• 2014-10-14
  • |  Belgrade

Minutes from the meeting of the Working group 17 of the National Convention on the EU

Belgrade, October 14, 2014

The meeting was attended by the following: Bojana Bjelović Bosanac (the Alliance of Independent Unions of Serbia), Marko Vučenović (Institute of Industrial Relations), Nada Novaković (Institute of Social Sciences), Nikolina Milić (Belgrade Centre for Human Rights), Ljubiša Čkovrić (Centre for Human Rights from Čačak), Marijana Luković and Kristina Vujić (Praxis), Ivana Lazarević, Dina Rakin and Nataša Dragojlović (European Movement in Serbia), Aleksandra Petrović (Centre for Dignified Work), Ana Dešić (Partners for Democratic Change), Jasna Tesla (Independent Union of Bank Employees), Bojana Ružić, Nataša Nikolić, Nataša Vučković and Tijana Kljajević (Centre for Democracy Foundation). 

According to the conclusions presented in the Serbia 2014 Progress Report issued by the European Commission, limited progress was achieved in the area of social policy and employment. For this reason, various representatives of interested organisations have gathered together to deliberate on these findings and to determine possible follow up activities. 

At their very first meeting which was held in June this year, members of the Working Group expressed strong disappointment that the Labour Act was amended under urgent procedure and without public debate. The Serbia 2014 Progress Report of the European Commission has mostly confirmed the points raised by the Working Group. 

Representatives of the Alliance of Independent Unions of Serbia particularly draw attention to the fact that the latest restrictive amendments of the Labour Act practically envisage the removal of collective agreements in industry, which consequently calls for the amendments of certain provisions of the Labour Act.   Announced enactment of the Law on the Unions is not one of the requirements set out by the European Union and it is not common in generally accepted practice. The Serbian Unions hold the view that this type of law would hamper the constitutionally guaranteed freedom of association and of the right to organise. Having in mind that it is not clear in which direction the announced amendments to the Law on Strike will go, the Association of Independent Unions of Serbia believes that the social dialogue and unions are put in a tight spot.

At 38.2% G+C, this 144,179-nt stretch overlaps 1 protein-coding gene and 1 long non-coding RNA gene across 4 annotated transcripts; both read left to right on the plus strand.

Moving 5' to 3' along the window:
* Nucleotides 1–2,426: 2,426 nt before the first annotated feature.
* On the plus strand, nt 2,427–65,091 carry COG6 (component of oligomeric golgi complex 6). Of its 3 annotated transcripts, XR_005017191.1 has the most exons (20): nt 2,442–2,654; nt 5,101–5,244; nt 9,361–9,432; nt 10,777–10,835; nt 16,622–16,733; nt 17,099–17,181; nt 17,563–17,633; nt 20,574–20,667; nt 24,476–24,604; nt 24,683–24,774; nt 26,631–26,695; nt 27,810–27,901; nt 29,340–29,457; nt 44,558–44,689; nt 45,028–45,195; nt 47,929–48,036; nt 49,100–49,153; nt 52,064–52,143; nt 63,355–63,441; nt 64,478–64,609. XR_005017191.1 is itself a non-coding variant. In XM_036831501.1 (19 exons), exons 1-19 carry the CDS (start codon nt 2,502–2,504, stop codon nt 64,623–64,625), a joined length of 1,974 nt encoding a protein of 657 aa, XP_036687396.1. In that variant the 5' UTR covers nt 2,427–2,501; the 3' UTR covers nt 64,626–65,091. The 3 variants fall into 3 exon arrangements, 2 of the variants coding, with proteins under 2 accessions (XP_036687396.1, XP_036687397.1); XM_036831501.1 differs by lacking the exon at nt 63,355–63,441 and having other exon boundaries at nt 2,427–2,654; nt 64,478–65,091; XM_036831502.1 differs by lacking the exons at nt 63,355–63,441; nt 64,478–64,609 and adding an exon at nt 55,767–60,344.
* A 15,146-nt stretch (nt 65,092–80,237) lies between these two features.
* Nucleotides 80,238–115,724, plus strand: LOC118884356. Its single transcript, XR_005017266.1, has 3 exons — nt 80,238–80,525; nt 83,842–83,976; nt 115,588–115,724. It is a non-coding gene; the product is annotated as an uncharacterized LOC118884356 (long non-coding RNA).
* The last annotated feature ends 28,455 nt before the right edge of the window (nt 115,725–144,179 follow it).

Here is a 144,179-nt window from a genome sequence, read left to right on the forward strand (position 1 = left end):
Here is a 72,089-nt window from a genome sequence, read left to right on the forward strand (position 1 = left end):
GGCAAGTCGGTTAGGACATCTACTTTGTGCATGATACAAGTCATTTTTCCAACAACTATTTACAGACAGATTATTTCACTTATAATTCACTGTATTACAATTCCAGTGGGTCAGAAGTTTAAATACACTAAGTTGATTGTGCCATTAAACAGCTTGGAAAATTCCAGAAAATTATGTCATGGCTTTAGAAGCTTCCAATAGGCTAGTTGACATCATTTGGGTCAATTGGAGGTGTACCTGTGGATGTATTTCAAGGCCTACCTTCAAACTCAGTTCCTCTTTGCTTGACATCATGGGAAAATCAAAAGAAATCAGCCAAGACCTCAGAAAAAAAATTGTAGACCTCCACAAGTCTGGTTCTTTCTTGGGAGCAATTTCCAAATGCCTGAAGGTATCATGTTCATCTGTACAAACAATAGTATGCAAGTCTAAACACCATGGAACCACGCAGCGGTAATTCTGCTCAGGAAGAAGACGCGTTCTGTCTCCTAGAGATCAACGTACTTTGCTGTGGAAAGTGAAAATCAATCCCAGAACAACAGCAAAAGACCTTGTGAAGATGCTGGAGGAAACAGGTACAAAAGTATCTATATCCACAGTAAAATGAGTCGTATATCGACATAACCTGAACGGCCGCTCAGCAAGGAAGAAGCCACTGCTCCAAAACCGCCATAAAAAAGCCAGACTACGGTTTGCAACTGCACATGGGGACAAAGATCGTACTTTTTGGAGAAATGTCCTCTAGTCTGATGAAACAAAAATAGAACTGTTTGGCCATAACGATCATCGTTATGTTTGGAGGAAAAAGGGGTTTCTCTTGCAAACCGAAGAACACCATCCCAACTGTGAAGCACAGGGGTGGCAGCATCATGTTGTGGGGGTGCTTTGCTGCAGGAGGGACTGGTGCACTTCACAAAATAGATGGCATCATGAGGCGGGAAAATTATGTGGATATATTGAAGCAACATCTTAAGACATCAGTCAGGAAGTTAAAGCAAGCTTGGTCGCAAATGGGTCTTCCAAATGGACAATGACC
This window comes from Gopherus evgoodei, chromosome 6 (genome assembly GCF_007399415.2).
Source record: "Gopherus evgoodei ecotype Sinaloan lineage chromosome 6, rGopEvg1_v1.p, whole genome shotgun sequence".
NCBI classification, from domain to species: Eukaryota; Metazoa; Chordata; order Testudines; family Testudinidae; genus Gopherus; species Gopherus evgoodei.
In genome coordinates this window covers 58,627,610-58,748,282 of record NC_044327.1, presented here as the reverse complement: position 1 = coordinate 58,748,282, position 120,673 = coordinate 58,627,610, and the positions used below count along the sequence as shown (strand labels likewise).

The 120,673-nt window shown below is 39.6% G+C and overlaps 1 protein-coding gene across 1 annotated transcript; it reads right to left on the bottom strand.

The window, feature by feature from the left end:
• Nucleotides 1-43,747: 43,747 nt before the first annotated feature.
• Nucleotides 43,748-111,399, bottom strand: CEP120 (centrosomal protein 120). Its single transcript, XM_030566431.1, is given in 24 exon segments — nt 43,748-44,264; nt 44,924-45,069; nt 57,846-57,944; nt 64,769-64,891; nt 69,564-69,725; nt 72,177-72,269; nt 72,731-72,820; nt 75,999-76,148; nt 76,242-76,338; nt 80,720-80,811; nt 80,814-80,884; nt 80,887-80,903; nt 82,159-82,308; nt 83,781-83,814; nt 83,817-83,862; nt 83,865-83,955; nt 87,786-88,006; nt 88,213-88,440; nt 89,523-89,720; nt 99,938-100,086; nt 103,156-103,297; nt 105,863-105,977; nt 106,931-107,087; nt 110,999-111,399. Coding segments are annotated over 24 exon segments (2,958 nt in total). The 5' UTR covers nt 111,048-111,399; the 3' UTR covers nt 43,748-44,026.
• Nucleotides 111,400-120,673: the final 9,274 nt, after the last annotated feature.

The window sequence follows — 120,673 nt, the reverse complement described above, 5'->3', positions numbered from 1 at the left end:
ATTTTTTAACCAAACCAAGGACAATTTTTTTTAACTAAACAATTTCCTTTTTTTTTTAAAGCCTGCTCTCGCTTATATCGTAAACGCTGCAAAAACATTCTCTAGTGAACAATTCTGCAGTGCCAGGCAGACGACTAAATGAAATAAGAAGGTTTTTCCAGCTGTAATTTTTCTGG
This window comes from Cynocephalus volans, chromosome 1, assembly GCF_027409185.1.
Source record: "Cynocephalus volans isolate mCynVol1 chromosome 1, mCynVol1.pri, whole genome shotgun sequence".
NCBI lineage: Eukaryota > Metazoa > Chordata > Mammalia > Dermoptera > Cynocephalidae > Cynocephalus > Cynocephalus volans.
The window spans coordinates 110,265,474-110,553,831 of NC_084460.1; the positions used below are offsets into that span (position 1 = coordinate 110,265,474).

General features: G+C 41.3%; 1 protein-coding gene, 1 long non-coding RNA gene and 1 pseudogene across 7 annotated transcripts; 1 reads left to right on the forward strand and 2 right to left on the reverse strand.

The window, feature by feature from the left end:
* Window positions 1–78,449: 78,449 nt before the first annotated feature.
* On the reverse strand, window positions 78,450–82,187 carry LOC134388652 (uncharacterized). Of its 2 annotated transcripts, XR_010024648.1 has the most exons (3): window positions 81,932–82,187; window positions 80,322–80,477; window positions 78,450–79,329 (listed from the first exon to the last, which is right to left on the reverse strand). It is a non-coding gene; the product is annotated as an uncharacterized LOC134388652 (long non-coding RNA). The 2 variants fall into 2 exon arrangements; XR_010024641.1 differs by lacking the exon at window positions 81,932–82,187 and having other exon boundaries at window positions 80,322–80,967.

The participants also discussed the initiative introduced by the Ministry on Labour, Employment, War Veterans and Social Issues regarding the so-called Code of Professional Ethical Practice. Accurate and precise information on the legislation in question, planned adoption calendar and the exact composition of the Working Group tasked with the preparation of this set of laws is urgently required. Institute for Industrial Relations has raised serious concerns and is particularly worried about the fact that social partners were not informed about those issues. 

Marko Vučenović raised the topic of the representativeness of the Employers’ Associations and the model which will be used to organise the Professional Chambers system. It is necessary to determine what the position of the Union of Employers of Serbia is, regarding this issue. 

It was agreed that there is a need to strengthen the role of the Agency for Peaceful Settlement of Labour Disputes, and Ana Dešić, from the Partners for Democratic Change organisation added that other instruments used in resolving disputes also need to be considered in this light. 

Sastanak Radne grupe 17 Nacionalnog konventa o EU